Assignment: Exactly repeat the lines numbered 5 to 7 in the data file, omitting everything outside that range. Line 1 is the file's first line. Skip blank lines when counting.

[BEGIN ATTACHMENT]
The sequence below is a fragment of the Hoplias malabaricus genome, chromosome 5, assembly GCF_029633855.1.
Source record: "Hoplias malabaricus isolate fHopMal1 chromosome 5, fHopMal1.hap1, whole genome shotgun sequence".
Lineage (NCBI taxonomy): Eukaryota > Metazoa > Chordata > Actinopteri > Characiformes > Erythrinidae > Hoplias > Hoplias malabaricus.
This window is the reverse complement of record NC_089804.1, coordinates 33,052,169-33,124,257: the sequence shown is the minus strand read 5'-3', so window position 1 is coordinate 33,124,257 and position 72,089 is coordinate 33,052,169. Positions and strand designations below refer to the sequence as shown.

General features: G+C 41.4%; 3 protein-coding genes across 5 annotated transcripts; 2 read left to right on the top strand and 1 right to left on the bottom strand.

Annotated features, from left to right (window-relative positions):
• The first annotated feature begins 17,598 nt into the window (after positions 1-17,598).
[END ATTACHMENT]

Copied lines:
General features: G+C 41.4%; 3 protein-coding genes across 5 annotated transcripts; 2 read left to right on the top strand and 1 right to left on the bottom strand.

Annotated features, from left to right (window-relative positions):
• The first annotated feature begins 17,598 nt into the window (after positions 1-17,598).